Ms Wareham also told us all that she could not fill her vacancies if she were only to hire Brits. She added: “I actually don’t think increasing pay would do the trick.”

Donald Trump and the meaning of America


Beneath the cartoonish histrionics, Donald Trump’s presidency already matters. Indeed, it is the mirror image of his predecessor’s, the second part of a drama entitled “What does being American mean?”
Barack Obama offered one, impeccably liberal, answer to that question; Donald Trump offers another. One that is visceral, not intellectual; nativist, not universal. This is the real struggle at the heart of Trump’s presidency – and it is one that will have spillover effects elsewhere, not least in the United Kingdom.
Beneath the bluster of “Make America Great Again” – that being but a muscular riff on a tried-and-tested campaign formula – there lies something vastly more essential. It is the idea that, as Steve Bannon, Trump’s most interesting adviser, has put it, the United States is “a nation with a culture”, and a very particular culture at that: initially Anglo-Saxon and Protestant, now more generally Judeo-Christian.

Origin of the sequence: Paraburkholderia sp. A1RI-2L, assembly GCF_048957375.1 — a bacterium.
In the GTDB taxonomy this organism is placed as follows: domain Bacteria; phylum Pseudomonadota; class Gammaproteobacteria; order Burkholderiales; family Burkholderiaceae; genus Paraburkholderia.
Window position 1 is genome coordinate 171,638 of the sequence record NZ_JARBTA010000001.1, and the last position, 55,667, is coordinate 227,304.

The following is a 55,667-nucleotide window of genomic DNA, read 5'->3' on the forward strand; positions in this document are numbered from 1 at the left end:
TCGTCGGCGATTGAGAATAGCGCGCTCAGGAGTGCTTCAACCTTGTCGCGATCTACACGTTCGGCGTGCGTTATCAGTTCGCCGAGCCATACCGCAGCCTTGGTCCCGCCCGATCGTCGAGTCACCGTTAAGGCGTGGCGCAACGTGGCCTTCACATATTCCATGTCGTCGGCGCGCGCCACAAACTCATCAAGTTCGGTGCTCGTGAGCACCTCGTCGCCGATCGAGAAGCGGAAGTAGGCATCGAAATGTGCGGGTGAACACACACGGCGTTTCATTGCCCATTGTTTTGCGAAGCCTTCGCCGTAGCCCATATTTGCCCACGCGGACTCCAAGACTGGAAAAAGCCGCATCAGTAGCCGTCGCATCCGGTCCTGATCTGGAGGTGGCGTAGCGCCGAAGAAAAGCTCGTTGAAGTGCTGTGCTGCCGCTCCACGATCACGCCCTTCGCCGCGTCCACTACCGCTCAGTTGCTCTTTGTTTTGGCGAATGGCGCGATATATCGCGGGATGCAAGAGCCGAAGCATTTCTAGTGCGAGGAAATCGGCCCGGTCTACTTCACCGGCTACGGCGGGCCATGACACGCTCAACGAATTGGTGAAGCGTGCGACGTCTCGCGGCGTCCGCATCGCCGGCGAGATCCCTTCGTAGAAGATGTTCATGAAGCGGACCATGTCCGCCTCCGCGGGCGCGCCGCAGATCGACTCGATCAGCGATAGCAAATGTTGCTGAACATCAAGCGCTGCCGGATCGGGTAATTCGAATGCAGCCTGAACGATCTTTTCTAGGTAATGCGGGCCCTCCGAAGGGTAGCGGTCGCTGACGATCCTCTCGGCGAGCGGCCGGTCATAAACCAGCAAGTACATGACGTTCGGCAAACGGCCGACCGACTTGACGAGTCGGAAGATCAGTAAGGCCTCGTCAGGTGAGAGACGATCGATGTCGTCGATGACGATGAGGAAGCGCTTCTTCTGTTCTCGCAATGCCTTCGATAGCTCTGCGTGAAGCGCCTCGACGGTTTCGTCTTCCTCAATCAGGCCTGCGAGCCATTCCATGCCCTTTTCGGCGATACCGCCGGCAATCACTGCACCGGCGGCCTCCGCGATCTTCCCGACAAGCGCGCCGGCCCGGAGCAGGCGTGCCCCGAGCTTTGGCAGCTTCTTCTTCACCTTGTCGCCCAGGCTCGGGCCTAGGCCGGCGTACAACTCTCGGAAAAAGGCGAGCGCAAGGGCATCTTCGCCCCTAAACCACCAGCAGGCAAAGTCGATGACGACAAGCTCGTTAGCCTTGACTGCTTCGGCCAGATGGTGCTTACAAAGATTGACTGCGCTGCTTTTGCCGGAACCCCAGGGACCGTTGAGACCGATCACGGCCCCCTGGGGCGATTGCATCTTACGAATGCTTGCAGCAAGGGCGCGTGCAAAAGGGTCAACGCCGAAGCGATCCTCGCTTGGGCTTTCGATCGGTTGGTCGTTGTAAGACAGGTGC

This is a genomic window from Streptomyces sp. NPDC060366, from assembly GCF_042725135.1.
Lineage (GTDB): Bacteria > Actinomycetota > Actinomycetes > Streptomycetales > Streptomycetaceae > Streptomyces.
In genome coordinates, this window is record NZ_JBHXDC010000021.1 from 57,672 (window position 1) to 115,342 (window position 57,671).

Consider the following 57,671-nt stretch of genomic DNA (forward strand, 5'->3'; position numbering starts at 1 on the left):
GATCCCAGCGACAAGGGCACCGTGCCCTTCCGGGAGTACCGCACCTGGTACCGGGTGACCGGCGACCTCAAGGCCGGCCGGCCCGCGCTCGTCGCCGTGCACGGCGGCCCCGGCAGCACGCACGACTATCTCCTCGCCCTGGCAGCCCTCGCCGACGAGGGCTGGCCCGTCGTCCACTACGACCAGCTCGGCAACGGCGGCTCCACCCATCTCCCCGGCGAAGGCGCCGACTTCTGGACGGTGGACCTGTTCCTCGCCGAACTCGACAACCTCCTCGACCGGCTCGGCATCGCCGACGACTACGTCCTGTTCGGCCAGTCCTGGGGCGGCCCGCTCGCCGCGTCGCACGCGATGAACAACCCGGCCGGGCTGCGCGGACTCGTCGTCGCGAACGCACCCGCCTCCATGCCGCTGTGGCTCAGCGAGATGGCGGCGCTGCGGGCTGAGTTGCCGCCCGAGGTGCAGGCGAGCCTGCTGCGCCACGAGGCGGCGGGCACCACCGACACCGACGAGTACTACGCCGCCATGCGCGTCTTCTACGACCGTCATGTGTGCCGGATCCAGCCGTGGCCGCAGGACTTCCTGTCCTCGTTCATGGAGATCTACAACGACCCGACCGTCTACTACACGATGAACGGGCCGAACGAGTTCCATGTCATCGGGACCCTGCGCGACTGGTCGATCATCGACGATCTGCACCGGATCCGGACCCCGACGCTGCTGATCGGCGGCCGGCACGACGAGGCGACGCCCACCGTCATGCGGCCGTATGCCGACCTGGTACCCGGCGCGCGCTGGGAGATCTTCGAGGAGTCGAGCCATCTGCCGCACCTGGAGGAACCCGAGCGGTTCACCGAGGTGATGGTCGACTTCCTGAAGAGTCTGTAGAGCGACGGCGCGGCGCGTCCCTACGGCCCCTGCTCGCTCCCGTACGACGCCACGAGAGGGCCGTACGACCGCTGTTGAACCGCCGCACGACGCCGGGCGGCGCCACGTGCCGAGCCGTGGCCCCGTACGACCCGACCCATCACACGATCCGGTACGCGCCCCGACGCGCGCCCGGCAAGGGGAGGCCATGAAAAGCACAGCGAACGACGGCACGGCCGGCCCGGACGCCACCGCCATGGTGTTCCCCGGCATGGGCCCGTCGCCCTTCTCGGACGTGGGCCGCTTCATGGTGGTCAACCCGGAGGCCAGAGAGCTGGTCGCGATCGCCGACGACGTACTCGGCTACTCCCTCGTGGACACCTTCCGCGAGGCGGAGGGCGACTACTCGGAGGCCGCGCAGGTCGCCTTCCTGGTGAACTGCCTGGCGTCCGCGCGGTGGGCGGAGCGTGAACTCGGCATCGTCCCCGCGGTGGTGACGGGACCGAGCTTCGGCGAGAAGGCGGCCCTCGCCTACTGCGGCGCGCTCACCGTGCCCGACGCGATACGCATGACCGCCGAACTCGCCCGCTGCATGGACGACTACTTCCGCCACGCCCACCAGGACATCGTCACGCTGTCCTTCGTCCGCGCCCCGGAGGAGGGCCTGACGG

Should Journalists Be More Cautious of WikiLeaks?

With its latest leak, the site is daring reporters to go on a scavenger hunt for scoops.
WikiLeaks founder Julian Assange makes a speech from the balcony of the Ecuadorian Embassy in London.
WikiLeaks founder Julian Assange makes a speech from the balcony of the Ecuadorian Embassy in London. Peter Nicholls / Reuters
Since around the time of the presidential election in November, the U.S. media has taken a hard look at its tumultuous love affair with WikiLeaks. News organizations had lapped up the documents that the site was churning out: first, thousands of emails from the Democratic National Committee, then thousands more from the personal Gmail account of Hillary Clinton’s campaign manager, John Podesta.
The U.S. intelligence community now says the emails were stolen by Russian hackers and passed along to WikiLeaks for publication, an allegation Assange continues to deny. As the source of the leaked information came into focus, some news organizations began to rethink their eager participation in amplifying it. “Every major publication, including The [New York] Times, published multiple stories citing the DNC and Podesta emails posted by WikiLeaks, becoming a de facto instrument of Russian intelligence,” the Times wrote in a detailed postmortem of Russia’s meddling around the U.S. election.

Our Doom and Gloom Media Is Animal Farm in Reverse